Prompted by a number of recent foreclosures of condominium projects in the Washington area, two Maryland state representatives have proposed legislation to clarify the foreclosing bank's obligations at these developments.

In addition, a division of the District of Columbia Bar has convened a committee to consider revisions to the District's condominium act, including homeowner protections in project foreclosures, said Robert M. Diamond, a local condominium law expert.

Maryland Delegates Jerry H. Hyatt (D-15A) and Joel Chasnoff (D-14A), both up for reelection this year, have said they plan to introduce a bill that requires the lender taking over a project to take on the developer's obligations to homeowners. The original developer would remain responsible for any misrepresentions already made and for warranties on work done before the transfer.

Joan Hatfield, an unsuccessful candidate for Montgomery County Council, developed the bill, a statement issued from her office said.

The issue arose only recently. Foreclosures on condo developers were virtually unheard of while the condo boom of the late '70s was in full flower. But as rising interest rates softened the condo market , some developers defaulted on their loans.

The takeover of the 1,072-unit Promenade in Bethesda is only the latest -- and largest -- in a string of bank foreclosures on projects in this area.

McLean Gardens, the District's largest condo conversion, was taken over by Continental Illinois National Bank from the developer in May. Earlier, the deluxe Chancellor condo at Washington Circle, a new project in the process of construction was foreclosed on by First National Bank of Maryland.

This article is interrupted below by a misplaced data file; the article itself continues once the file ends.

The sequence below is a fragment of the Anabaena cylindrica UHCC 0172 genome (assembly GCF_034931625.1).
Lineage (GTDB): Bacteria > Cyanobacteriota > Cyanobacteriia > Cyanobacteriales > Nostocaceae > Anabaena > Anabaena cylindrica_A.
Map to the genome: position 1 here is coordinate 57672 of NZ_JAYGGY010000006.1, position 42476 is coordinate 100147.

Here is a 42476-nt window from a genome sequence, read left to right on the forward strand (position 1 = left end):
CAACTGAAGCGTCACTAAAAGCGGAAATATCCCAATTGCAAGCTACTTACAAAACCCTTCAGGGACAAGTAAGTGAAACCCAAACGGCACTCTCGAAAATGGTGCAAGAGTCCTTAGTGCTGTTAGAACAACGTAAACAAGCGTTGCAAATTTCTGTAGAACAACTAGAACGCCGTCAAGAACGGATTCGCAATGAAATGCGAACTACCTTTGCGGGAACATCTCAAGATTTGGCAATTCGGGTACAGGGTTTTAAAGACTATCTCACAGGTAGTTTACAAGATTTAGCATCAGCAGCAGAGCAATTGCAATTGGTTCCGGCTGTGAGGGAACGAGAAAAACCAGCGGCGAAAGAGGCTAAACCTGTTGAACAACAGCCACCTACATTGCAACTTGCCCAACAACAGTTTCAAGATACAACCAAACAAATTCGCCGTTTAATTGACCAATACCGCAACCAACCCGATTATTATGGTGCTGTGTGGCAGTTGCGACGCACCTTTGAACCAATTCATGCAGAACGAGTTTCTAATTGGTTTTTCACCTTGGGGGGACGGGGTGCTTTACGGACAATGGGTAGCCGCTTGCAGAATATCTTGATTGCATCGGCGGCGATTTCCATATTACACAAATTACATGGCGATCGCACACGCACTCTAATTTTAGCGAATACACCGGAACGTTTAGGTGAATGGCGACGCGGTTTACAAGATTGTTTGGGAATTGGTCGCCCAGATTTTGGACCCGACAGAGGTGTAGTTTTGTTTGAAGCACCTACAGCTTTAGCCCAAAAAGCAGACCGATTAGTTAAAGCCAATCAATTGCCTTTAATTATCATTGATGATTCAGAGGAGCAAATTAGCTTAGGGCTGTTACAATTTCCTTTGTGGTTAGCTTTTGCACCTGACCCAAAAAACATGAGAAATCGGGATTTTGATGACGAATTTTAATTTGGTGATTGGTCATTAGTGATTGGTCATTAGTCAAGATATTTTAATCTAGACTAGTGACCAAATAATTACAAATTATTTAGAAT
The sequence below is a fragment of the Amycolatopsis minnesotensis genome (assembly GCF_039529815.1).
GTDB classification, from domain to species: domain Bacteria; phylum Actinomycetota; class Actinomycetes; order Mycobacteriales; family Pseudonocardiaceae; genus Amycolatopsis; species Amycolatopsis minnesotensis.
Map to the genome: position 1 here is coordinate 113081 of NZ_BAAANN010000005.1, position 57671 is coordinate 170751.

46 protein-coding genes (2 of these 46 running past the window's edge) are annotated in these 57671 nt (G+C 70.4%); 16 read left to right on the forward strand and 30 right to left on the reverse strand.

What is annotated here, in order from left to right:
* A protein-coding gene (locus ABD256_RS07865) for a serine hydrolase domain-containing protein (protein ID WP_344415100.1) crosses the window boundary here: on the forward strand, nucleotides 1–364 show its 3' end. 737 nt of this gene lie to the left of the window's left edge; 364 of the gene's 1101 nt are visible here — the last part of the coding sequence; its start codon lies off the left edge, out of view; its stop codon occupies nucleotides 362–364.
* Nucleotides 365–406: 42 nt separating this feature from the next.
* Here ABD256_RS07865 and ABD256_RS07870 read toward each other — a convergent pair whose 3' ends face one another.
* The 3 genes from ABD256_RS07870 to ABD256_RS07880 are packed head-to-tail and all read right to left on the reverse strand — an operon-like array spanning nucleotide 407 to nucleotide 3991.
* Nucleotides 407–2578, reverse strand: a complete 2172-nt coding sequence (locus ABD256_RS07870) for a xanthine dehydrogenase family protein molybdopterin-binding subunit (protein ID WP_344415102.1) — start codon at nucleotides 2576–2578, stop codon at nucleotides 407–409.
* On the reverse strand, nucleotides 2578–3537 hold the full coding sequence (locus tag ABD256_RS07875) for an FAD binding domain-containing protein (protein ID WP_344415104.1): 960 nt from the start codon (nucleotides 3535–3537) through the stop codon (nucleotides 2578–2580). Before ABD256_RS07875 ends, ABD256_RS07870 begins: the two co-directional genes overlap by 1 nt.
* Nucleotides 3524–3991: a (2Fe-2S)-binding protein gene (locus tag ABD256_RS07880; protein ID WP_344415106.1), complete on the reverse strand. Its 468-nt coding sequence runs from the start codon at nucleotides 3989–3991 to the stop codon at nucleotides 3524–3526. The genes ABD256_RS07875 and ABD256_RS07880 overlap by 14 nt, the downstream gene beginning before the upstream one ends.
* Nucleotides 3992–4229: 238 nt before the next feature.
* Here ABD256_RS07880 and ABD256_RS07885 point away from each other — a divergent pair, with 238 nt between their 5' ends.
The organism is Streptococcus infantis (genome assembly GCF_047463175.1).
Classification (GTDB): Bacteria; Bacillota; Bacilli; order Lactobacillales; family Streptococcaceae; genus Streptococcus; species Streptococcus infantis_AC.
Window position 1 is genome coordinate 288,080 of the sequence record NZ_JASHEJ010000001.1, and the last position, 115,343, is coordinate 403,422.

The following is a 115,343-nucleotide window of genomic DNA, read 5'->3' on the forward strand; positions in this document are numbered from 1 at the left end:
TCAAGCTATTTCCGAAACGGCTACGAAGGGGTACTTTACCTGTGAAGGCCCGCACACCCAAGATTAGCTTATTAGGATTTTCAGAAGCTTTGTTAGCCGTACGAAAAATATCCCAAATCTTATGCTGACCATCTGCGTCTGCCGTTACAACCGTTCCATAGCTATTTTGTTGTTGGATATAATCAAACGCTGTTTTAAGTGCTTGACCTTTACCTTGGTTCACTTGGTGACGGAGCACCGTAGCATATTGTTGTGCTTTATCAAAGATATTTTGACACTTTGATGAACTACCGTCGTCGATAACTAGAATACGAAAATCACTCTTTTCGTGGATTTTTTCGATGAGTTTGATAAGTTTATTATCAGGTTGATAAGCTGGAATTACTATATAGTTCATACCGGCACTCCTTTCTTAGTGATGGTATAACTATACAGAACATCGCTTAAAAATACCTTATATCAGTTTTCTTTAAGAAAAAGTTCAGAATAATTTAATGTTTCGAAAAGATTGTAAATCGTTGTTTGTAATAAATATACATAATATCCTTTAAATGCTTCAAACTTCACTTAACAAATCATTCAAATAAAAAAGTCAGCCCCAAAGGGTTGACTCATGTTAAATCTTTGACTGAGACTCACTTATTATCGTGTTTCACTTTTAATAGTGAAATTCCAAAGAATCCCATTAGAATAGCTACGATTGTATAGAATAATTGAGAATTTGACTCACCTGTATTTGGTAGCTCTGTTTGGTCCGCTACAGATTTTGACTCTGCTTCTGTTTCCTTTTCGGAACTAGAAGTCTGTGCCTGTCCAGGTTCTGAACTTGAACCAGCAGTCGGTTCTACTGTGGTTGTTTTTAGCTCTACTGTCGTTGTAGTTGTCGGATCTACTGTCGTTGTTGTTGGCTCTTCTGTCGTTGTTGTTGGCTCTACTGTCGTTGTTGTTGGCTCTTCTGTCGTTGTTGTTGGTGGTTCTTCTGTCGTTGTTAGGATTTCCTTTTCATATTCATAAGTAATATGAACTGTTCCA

In addition, the Letterman House tenant conversion in Foggy Bottom and a 10-unit project at 15th and Q have had unsold units taken over by the lender.

A model statute on the issue has been developed for state governments. In general, that legislation makes the original developer responsible for what he does, and the lender responsible for actions and representations after the takeover.

Virginia has adopted a law along the lines of the uniform act. It went into effect in July.

But the District and Maryland do not yet have laws specifically dealing with the question.

At McLean Gardens, Continental Illinois apparently has agreed to take over all of the developer's obligations anyway; and Chase has done the same at the Promenade.

But at the Chancellor, the bank has fought efforts to make it fulfill the developer's obligations.

Chasnoff said the bill to be introduced would apply to both new condo projects as well as conversions and probably would be extended to cooperative apartments such as the Promenade. The Promenade itself would not be affected, however, because that foreclosure has already taken place.